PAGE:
LiveConnection Presents’ evening of Sybarite5 + Jakub Ciupinski treated its World Cafe audience to two exciting young exemplars of new music. Sybarite5 is a string quintet that is rapidly gaining critical acclaim. The addition of a double bass (Louis Levitt) extends the expressive power of the quartet structure (the rest of the group is: Sami Merdinian and Sarah Whitney alternating between first and second violins, Angela Pickett on viola, and Laura Metcalf on cello).
Ciupinski is a young Polish composer living in New York whose work often, as in this performance, combines standard chamber music instruments with Ciupinski performing on “hacked” theremins, an extension of the quintessential “space age” electronic instrument. Credit for the evening must be given to curator Mary Wheelock Javian. “Curation” has become a cant phrase recently, but it was meaning here: Javian paired Sybarite5 and Ciupinski for the premiere of his “Three Canons,” a work that marries their talents.
In terms of repertoire, Sybarite5 follows the tradition begun by the Kronos Quartet of performing arrangements of rock and pop music as well as more traditional chamber work. Because there are very few string quintets, Sybarite5 needs to generate their entire repertoire, commissioning compositions and arrangements for themselves. Everything played at World Cafe was beautiful. Their pre-intermission set included two Radiohead arrangements, an exquisite tango nuevo by the late Argentine master Astor Piazzola, an Armenian folk song, an arrangement for quintet by the jazz bassist Sean Conley, and original works by Kenji Bunch and Brandon Ridenour.
Following intermission, they performed Dan Visconti’s “Black Bend,” before Ciupinski came onstage for two solo pieces. All were performed with virtuosity and passion, frequently using the instruments in unconventional fashion – as percussive instruments at the beginning of the Bunch composition, “Allemande pour Tout le Monde,” or a visually and rhythmically surprising baseline for Conley’s “Yann’s Flight.”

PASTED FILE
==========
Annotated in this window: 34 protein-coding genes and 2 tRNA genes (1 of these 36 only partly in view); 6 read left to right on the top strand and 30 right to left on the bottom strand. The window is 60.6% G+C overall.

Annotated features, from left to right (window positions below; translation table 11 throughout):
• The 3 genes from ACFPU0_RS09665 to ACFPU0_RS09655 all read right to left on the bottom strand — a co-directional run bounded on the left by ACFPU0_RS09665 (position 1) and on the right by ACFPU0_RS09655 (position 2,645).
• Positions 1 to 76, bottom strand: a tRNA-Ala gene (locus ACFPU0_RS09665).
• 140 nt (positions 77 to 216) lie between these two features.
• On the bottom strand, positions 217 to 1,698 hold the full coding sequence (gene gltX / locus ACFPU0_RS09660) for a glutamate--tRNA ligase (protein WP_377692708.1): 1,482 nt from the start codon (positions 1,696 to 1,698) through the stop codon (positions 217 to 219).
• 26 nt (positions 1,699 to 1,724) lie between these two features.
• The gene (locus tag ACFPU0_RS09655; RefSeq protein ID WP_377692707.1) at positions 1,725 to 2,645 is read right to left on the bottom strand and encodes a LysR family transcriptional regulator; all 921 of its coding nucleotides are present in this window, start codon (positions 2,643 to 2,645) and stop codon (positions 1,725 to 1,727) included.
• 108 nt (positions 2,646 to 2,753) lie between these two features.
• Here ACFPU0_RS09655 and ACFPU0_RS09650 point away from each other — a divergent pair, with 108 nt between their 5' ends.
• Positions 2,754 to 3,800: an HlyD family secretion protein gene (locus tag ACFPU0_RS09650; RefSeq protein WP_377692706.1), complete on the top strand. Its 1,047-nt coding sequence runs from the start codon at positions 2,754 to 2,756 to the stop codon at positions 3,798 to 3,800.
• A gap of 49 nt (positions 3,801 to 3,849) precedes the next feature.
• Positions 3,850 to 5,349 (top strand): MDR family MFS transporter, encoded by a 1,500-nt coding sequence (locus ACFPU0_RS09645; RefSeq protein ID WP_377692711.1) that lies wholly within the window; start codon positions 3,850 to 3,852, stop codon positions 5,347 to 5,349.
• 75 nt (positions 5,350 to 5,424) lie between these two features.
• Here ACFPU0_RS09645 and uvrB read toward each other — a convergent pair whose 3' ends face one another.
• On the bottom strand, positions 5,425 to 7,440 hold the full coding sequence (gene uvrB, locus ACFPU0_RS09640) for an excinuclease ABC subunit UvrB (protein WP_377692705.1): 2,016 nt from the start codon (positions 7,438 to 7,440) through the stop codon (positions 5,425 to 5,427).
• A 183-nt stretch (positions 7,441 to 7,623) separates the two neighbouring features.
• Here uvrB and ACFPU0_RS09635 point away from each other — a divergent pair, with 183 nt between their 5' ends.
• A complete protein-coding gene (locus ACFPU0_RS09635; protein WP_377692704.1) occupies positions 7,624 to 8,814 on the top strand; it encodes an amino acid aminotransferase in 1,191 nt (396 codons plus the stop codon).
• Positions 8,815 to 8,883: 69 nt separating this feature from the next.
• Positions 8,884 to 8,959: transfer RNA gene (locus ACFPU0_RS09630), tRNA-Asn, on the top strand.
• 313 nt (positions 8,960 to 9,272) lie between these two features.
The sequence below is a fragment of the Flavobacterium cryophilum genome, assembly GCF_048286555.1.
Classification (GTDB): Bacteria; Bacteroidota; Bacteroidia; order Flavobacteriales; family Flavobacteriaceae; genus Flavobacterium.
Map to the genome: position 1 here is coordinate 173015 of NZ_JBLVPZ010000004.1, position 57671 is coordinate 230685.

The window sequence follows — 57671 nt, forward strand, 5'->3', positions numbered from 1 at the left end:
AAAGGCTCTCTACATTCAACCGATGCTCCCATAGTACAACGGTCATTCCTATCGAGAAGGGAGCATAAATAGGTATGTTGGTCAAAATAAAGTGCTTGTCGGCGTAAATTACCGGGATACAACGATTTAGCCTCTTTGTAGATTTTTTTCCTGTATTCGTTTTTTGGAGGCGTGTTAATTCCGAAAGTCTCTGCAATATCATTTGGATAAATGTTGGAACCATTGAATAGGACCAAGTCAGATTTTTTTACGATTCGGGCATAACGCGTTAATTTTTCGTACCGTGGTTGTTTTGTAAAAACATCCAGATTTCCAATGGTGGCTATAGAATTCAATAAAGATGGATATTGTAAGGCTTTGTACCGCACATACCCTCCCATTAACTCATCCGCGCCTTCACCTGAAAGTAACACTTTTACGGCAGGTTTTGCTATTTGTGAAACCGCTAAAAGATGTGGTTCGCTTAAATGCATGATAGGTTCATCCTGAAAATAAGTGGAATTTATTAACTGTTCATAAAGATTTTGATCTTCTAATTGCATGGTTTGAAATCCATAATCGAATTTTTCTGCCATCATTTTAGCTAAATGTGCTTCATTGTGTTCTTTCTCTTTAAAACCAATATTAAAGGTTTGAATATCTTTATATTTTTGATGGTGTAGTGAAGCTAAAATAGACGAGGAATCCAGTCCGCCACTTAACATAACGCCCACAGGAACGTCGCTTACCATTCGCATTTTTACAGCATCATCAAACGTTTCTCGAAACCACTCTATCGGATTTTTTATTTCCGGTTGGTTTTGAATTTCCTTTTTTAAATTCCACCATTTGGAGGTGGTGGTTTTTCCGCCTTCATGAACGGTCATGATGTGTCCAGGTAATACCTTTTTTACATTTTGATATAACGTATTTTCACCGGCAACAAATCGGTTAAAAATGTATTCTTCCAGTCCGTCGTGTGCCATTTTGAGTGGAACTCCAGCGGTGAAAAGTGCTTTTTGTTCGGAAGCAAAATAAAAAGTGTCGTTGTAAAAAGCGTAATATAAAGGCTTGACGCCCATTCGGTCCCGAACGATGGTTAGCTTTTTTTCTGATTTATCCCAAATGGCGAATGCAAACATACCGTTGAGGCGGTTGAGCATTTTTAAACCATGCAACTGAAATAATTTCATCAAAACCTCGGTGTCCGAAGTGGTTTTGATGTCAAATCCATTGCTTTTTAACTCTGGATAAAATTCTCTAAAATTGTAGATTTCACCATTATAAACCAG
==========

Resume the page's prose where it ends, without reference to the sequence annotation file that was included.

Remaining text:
Jakub Ciupinski credits his development of “hacked” theremins as a way to include more social interaction in the performance of electronic music. The theremin (and the related ondes martinot, beloved by Messiaen) is always fascinating to watch: the performer doesn’t touch the instrument: instead two bars protruding from a box pick up the movement of the performer’s hands via radio waves and translates this into pitch and volume. Ciupinski pairs two theremins and programs them from a laptop, allowing him to create a much wider range of sounds and effects, and greater nuance from hand and finger movements. The result in performance seems almost magical (Watch at approximately 35:00 here for a taste:
Ciupinski’s “Three Canons,” which ended the evening, combined the strengths of the performers. “Canon I” focused mostly on Sybarite5’s playing, with Ciupinski providing a ground below the overlapping melodic lines. “Canon II” and “Canon III” saw increasing interplay between the acoustic instruments and Ciupinski’s electronica, almost as exciting visually as it was musically.
Any fan of new music should make a point of seeing these artists the next time they come here.
Running Time: Approximately one hour and 40 minutes, including an intermission.